US Coronavirus Updates: Michigan issues stay at home order

Michigan stay at home order
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Governor Gretchen Whitmer announced a stay at home executive order on Monday morning for Michigan residents.

The stay at home order in Michigan will begin at 12:01 AM on Tuesday, March 24 until April 13 at 11:59 PM.

Michigan follows the move of other states like California, Ohio, New York and Illinois, in ordering people to keep themselves busy at home as authorities try to curb the spread of COVID-19.

As of Monday morning, Michigan recorded more than 1,200 cases in Michigan.

Gov. Whitmer’s ‘stay home, stay safe’ policy suspends “in-person operations that are not necessary to sustain or protect life.” With this, Michigan residents must stay inside their houses unless they are a part of an essential workforce.

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They are permitted to go outside if they are performing tasks that are necessary like going to the grocery store or the hospital.

All public and private gatherings of any number of people who are not a part of the same household are not allowed.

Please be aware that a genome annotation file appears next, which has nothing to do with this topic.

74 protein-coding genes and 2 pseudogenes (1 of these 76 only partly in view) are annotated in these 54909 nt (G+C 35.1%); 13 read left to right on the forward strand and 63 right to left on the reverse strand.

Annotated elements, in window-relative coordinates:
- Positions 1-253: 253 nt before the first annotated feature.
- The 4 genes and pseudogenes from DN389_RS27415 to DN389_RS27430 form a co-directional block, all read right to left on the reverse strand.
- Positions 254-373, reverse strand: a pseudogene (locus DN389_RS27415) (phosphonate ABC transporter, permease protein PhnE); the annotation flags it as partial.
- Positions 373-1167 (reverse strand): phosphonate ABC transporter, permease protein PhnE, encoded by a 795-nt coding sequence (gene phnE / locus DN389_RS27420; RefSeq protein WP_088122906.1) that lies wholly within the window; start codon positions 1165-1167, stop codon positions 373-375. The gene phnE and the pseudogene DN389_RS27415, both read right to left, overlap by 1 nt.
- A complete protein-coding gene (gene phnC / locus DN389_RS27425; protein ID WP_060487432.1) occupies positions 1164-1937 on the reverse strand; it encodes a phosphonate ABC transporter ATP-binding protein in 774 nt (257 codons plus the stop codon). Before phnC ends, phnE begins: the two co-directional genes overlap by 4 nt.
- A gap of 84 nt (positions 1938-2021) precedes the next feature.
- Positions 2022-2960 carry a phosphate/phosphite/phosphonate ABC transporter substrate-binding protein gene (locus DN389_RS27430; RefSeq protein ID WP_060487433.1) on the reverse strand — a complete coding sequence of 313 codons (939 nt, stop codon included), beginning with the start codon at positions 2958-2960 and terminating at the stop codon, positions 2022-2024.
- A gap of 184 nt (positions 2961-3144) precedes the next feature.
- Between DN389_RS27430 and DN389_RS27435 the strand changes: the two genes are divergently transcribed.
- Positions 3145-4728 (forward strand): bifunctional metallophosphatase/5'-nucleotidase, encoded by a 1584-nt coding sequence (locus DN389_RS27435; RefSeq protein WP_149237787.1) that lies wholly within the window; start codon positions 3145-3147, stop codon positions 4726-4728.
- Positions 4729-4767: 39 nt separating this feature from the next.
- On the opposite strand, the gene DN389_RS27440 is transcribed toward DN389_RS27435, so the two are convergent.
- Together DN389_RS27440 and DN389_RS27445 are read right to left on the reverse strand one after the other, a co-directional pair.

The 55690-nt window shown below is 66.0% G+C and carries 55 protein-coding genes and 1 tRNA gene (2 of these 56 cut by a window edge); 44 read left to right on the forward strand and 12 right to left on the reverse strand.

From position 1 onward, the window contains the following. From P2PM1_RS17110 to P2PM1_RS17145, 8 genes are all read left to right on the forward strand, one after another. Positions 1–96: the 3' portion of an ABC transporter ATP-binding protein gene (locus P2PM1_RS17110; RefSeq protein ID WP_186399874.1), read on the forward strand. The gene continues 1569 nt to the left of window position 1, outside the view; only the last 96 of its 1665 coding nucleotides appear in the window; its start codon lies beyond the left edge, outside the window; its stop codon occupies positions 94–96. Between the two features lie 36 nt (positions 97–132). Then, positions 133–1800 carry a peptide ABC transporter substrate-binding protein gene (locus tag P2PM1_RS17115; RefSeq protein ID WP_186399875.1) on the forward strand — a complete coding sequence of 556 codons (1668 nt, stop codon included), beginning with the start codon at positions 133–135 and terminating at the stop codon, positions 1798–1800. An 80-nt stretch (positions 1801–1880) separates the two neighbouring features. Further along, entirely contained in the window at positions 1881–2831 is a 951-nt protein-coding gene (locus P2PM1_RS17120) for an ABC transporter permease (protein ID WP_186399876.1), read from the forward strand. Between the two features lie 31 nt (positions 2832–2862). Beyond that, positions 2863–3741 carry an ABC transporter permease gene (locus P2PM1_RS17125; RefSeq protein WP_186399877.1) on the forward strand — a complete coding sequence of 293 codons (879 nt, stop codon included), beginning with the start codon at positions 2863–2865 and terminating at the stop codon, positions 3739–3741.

Essential activities

Moreover, if anyone needs to go out for essential functions, they are asked to observe social distancing measures, such as remaining six feet apart from each other.

The order states that Michigan can only stay outside for the following activities:

  • To engage in an outdoor activity, like walking, hiking, running. People still need to remain at least six feet apart from anyone outside their household.
  • To perform jobs if they are critical infrastructure workers
  • To perform necessary government activities
  • To perform tasks necessary to their health and safety, including getting medication or seeking medical or dental care
  • To obtain necessary services and supplies, including groceries, takeout food, gasoline, medical supplies and any other products. However, people are urged to use delivery services as much as possible.
  • To care for a family member or a family member’s pet in another household
  • To care for minors, dependents, the elderly, persons with disabilities, or other vulnerable people
  • To visit an individual under the care of a healthcare facility, residential facility or congregate care facility
  • To attend legal proceedings or hearings for essential or emergency purposes as ordered by a court
  • To work or volunteer for a business that provides food, shelter or other needs for economically disadvantaged people or other individuals in need, like people with disabilities.
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